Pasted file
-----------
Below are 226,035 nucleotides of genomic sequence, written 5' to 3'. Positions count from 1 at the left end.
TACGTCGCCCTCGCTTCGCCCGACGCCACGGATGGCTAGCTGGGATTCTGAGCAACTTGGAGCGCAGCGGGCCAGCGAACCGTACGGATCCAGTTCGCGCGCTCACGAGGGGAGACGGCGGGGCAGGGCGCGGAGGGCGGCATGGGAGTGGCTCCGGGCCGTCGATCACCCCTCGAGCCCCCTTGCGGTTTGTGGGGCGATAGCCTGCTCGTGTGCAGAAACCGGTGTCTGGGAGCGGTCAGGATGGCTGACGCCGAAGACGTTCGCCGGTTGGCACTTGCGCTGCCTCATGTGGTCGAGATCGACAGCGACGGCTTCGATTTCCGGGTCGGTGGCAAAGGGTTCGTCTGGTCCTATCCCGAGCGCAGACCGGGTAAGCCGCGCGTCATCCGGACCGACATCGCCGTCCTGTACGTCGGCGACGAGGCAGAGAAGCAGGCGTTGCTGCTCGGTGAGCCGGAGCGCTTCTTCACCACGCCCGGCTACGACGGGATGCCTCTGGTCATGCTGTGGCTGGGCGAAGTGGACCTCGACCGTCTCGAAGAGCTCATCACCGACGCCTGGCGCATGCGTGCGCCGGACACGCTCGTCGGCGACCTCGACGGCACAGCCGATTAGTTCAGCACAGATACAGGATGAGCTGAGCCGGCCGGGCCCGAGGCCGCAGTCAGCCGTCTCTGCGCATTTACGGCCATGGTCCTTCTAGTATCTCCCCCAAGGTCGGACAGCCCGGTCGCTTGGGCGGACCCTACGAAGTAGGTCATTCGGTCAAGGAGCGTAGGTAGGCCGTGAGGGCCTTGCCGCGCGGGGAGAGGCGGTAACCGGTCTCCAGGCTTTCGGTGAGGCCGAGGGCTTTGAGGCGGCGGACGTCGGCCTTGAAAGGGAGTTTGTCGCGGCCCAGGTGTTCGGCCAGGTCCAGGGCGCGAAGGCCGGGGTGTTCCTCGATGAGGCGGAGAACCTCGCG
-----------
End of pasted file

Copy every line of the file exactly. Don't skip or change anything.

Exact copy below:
Below are 226,035 nucleotides of genomic sequence, written 5' to 3'. Positions count from 1 at the left end.
TACGTCGCCCTCGCTTCGCCCGACGCCACGGATGGCTAGCTGGGATTCTGAGCAACTTGGAGCGCAGCGGGCCAGCGAACCGTACGGATCCAGTTCGCGCGCTCACGAGGGGAGACGGCGGGGCAGGGCGCGGAGGGCGGCATGGGAGTGGCTCCGGGCCGTCGATCACCCCTCGAGCCCCCTTGCGGTTTGTGGGGCGATAGCCTGCTCGTGTGCAGAAACCGGTGTCTGGGAGCGGTCAGGATGGCTGACGCCGAAGACGTTCGCCGGTTGGCACTTGCGCTGCCTCATGTGGTCGAGATCGACAGCGACGGCTTCGATTTCCGGGTCGGTGGCAAAGGGTTCGTCTGGTCCTATCCCGAGCGCAGACCGGGTAAGCCGCGCGTCATCCGGACCGACATCGCCGTCCTGTACGTCGGCGACGAGGCAGAGAAGCAGGCGTTGCTGCTCGGTGAGCCGGAGCGCTTCTTCACCACGCCCGGCTACGACGGGATGCCTCTGGTCATGCTGTGGCTGGGCGAAGTGGACCTCGACCGTCTCGAAGAGCTCATCACCGACGCCTGGCGCATGCGTGCGCCGGACACGCTCGTCGGCGACCTCGACGGCACAGCCGATTAGTTCAGCACAGATACAGGATGAGCTGAGCCGGCCGGGCCCGAGGCCGCAGTCAGCCGTCTCTGCGCATTTACGGCCATGGTCCTTCTAGTATCTCCCCCAAGGTCGGACAGCCCGGTCGCTTGGGCGGACCCTACGAAGTAGGTCATTCGGTCAAGGAGCGTAGGTAGGCCGTGAGGGCCTTGCCGCGCGGGGAGAGGCGGTAACCGGTCTCCAGGCTTTCGGTGAGGCCGAGGGCTTTGAGGCGGCGGACGTCGGCCTTGAAAGGGAGTTTGTCGCGGCCCAGGTGTTCGGCCAGGTCCAGGGCGCGAAGGCCGGGGTGTTCCTCGATGAGGCGGAGAACCTCGCG